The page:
RODRIGUEZ, District Judge.
This matter comes before the court on plaintiff, Haig Vartanian's motion pursuant to Fed. R. Civ. P. 1447(c) to remand this case to the Superior Court of New Jersey, Law Division, Atlantic County because the defendant failed to remove this action within thirty (30) days of service of the original complaint. For the reasons stated below, plaintiff's motion to remand this action to state court for lack of subject matter jurisdiction will be denied.
This defamation case was commenced on May 3, 1996 in the Superior Court of New Jersey, Law Division, Atlantic County (Docket No. ATL-L- 001462-96). The complaint was served on the defendant on or about November 5, 1996. In accordance with New Jersey court rules, the ad damnum clause of the complaint did not specify the amount of compensatory and punitive damages that the plaintiff demanded. (N.J. Ct. R. 4:5-2)
On December 16, 1996, the defendant demanded a statement of damages pursuant to N.J. Ct. R. 4:5-2. By letter dated December 27, 1996, the plaintiff responded that the damages claimed by the plaintiff were $ 1,000,000.00.
On January 13, 1997, defendant filed a notice of removal pursuant to 28 U.S.C. §§ 1332 and 1441(a), alleging diversity of citizenship and that adequate notice of federal jurisdiction was first provided upon receipt of the plaintiff's Statement of Damages on December 27, 1996. Thus, the defendant's notice of removal was filed 69 days after the complaint was received and 18 days after the Statement of Damages was received. The narrow issue presented by this motion is as follows: When is a defendant responsible for knowing that the damage claim exceeds the amount required for federal diversity jurisdiction when the ad damnum clause does not and cannot specify an amount of damages?
Plaintiff bases this motion on 28 U.S.C. § 1447(c), which requires remand of cases improvidently removed. Plaintiff claims that the defendant did not comply with the time limitations for removal contained in 28 U.S.C. § 1446(b), which provides as follows:
The petition for removal of a civil action or proceeding shall be filed within thirty days after the receipt by the defendant, through service or otherwise, of a copy of the initial pleading setting forth the claim for relief upon which such action or proceeding is based * * *. If the case stated by the initial pleading is not removable, a petition for removal may be filed within thirty days after receipt by the defendant, through service or otherwise, of a copy of an amended pleading, motion, order or other paper from which it may first be ascertained that the case is one which is or has become removable.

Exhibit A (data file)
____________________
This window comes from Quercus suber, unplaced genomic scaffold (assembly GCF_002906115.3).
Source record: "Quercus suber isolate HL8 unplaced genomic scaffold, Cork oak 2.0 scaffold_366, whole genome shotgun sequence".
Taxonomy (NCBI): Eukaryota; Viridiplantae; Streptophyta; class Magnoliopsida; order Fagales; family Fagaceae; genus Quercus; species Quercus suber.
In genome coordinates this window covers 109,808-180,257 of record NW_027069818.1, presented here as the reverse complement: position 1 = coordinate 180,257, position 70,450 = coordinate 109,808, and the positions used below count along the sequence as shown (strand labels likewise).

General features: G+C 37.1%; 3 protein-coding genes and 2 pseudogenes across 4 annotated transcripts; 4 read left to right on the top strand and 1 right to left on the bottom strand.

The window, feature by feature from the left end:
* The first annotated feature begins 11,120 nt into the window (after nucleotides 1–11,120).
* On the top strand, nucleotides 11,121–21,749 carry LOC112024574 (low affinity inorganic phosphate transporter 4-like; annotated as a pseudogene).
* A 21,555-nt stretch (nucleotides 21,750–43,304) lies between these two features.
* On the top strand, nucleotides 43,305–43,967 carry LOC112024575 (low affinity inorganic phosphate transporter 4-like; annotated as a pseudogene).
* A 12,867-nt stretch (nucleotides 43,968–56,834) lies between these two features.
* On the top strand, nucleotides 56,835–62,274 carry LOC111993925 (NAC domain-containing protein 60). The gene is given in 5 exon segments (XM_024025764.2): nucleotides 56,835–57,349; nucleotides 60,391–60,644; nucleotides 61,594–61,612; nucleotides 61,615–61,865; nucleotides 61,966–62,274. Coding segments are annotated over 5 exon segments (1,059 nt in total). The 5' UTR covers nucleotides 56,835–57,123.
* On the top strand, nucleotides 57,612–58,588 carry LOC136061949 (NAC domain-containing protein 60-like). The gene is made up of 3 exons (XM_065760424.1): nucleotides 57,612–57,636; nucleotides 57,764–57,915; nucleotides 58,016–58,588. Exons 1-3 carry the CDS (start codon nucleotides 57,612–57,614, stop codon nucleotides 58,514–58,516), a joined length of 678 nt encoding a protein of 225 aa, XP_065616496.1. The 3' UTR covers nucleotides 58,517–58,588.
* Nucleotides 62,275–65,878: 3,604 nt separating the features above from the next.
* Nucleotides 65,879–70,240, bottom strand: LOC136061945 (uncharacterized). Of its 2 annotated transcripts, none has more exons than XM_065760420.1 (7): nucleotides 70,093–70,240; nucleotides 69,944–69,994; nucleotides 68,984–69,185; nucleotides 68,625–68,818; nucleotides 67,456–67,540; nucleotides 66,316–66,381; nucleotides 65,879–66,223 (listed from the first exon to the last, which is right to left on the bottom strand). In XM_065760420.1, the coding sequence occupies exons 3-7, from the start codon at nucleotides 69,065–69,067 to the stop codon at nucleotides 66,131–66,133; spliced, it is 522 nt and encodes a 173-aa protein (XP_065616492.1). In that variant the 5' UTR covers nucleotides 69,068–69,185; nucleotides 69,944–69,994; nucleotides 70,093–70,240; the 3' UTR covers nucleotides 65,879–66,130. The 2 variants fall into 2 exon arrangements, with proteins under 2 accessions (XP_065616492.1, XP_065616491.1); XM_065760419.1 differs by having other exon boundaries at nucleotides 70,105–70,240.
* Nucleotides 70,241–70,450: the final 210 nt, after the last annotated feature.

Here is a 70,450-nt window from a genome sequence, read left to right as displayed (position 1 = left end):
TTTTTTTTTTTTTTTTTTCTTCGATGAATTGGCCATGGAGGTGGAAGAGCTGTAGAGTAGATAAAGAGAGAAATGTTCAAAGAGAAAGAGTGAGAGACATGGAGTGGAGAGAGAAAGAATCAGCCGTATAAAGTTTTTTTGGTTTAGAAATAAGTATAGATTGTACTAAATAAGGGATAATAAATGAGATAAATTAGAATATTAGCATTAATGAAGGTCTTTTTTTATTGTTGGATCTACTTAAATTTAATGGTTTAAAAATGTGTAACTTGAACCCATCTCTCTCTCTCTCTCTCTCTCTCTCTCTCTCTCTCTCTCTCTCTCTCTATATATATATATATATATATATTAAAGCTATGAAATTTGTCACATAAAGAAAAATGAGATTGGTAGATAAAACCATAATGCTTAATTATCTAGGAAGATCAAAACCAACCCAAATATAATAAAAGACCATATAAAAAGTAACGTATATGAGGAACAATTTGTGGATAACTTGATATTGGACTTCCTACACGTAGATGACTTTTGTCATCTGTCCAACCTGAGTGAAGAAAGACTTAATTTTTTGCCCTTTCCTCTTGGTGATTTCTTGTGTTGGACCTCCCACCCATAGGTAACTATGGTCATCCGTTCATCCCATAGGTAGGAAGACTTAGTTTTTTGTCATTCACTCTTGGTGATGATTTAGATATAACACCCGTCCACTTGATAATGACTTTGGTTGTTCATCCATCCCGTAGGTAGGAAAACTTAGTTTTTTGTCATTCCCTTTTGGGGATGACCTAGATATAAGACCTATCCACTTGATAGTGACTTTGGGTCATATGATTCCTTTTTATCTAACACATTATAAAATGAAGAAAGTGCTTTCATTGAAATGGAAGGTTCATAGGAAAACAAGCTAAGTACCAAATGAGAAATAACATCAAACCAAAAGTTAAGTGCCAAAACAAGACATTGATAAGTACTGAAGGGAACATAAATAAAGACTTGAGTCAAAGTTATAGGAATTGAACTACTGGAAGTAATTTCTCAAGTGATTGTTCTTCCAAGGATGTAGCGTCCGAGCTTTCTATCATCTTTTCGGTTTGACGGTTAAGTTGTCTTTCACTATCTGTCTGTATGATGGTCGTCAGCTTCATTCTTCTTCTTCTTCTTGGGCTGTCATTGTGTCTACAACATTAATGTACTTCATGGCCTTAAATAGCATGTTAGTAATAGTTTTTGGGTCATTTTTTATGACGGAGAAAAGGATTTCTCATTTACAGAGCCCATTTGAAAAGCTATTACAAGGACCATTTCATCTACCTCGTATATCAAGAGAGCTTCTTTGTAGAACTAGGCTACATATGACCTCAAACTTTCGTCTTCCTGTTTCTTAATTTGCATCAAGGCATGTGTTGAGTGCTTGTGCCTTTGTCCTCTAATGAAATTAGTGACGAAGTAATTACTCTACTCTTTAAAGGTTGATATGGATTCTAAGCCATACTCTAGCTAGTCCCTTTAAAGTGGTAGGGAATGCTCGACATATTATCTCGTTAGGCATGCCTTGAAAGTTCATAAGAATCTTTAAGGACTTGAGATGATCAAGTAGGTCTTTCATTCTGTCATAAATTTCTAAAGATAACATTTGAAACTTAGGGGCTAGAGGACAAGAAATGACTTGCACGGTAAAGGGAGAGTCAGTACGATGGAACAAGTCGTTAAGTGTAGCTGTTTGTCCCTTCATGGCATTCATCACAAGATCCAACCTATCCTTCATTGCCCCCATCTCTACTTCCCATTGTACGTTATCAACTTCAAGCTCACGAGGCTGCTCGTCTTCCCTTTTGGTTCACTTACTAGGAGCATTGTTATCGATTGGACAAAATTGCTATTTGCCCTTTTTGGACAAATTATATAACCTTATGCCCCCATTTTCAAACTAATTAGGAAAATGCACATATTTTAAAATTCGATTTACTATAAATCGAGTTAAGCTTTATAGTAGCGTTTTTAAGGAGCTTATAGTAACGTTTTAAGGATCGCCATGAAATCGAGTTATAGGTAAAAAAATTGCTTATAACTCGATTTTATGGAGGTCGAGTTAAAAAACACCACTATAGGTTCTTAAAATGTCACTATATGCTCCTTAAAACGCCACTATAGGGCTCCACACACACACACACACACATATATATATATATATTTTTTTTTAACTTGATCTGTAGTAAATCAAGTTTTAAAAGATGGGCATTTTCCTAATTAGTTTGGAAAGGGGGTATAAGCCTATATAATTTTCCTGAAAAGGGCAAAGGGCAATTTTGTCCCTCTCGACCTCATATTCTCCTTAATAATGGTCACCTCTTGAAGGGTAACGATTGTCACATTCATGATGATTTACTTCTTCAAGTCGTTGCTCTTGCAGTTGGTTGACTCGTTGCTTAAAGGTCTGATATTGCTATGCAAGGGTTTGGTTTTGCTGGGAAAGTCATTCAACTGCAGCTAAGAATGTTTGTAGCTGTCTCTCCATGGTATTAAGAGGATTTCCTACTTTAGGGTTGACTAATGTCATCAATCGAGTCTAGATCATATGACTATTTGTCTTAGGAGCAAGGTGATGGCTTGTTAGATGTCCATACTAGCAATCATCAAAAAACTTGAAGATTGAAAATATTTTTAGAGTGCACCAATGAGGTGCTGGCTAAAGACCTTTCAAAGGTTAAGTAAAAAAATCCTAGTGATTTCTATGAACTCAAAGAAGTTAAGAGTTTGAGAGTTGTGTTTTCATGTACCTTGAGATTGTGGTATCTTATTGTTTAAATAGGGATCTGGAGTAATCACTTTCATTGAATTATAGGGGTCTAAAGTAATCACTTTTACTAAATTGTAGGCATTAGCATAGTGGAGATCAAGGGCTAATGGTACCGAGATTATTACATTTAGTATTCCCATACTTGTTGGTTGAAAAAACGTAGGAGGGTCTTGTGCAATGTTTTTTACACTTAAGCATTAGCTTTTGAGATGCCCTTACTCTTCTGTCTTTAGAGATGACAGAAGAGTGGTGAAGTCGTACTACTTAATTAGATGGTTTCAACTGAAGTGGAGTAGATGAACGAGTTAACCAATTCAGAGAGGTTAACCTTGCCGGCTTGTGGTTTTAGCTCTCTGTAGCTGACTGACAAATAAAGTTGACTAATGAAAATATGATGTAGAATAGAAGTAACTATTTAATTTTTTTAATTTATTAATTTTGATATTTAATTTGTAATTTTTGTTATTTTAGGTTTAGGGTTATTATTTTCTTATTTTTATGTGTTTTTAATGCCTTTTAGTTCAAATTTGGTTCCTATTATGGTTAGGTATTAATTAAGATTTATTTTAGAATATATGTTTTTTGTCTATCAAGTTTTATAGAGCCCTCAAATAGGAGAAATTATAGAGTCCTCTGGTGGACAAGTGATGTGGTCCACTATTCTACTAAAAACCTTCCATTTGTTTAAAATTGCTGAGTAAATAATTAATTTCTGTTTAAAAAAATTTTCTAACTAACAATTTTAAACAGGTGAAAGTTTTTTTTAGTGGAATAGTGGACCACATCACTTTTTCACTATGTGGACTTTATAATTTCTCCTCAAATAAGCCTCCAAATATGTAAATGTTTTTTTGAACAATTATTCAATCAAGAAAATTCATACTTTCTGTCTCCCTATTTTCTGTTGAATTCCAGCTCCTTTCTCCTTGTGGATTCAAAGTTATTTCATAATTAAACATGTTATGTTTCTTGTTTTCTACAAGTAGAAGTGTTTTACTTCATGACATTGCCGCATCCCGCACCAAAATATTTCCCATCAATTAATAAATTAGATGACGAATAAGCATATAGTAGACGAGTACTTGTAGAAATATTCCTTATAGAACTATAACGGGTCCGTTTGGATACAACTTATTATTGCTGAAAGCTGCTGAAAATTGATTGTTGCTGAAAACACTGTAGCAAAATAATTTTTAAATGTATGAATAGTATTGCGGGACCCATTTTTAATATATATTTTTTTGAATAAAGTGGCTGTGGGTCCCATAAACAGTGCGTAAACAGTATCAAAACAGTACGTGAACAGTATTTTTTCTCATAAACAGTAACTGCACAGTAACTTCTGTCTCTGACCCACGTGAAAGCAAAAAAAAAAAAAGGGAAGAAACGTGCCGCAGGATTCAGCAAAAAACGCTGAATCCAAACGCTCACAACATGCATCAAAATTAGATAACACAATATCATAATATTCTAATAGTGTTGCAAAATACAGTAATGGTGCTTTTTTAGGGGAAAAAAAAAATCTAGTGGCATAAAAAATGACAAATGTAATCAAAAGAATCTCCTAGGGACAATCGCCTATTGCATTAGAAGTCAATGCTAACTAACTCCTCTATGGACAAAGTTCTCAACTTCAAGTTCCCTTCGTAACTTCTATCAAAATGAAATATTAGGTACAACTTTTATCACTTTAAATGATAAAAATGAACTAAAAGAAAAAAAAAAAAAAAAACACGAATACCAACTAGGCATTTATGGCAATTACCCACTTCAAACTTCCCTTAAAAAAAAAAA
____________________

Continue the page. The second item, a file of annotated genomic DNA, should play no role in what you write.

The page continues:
Thus, § 1446 provides a two-step test for determining whether a defendant timely removed a case. The first paragraph applies where the case stated by the initial pleading is removable and requires that notice of removal be filed within thirty days of receipt of the initial pleading by the defendant. The second paragraph applies where the initial pleading is not removable and requires that notice of removal be filed within thirty days from receipt of an amended pleading, motion, order or other paper from which the defendant can first ascertain that the case is removable.
Relying on the first paragraph of § 1446(b), plaintiff asserts that the defendant should know from the nature of the cause of action whether the plaintiff's claim exceeds the amount required for federal diversity jurisdiction. (Plaintiff's Brief at 5). Thus, because this action is one for defamation, plaintiff argues that the defendant was on notice that a sufficient amount in controversy existed for federal jurisdiction upon service of the original complaint. Plaintiff relies upon Horak v. Color Metal of Zurich Switzerland, 285 F. Supp. 603 (D.N.J. 1968) and Richman v. Zimmer, Inc., 644 F. Supp. 540 (S.D. Fla. 1986) for the proposition that, where the complaint alleges circumstances which would lead a party to understand that damages are in excess of the jurisdictional amount, then the complaint is sufficient to trigger the time periods for a removal application.
In Horak v. Color Metal of Zurich Switzerland, 285 F. Supp. 603 (D.N.J. 1968), the plaintiff lost his right arm while using an allegedly defective offset printing press. Plaintiff's complaint, which was filed in the Superior Court of New Jersey, did not specify the amount of damages sought. More than 45 days after service of the complaint, two defendants filed a petition of removal. The third defendant, whose joinder in the petition was necessary for effective removal, joined in the removal petition approximately one month after it was filed. The removal petition stated that the complaint failed to provide notice that there existed diversity of citizenship or that the amount in controversy exceeded the federal jurisdictional amount of $ 10,000.